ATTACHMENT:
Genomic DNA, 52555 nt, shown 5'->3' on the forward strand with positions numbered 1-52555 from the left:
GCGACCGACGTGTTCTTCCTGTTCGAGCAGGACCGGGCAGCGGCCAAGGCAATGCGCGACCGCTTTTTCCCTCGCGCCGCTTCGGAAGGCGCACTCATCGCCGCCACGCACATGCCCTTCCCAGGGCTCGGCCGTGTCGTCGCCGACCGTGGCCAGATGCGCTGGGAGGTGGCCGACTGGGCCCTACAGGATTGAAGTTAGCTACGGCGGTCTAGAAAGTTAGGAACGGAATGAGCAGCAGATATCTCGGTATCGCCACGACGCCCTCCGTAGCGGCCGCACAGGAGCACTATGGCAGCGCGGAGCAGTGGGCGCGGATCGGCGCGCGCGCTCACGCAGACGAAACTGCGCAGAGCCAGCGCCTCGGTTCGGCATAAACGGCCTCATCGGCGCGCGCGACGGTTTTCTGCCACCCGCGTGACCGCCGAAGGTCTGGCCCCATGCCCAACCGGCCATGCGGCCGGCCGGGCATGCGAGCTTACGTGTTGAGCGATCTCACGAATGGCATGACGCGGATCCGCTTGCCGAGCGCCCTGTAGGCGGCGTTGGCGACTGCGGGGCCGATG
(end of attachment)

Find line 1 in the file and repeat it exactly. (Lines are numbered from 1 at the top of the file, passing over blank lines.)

Genomic DNA, 52555 nt, shown 5'->3' on the forward strand with positions numbered 1-52555 from the left: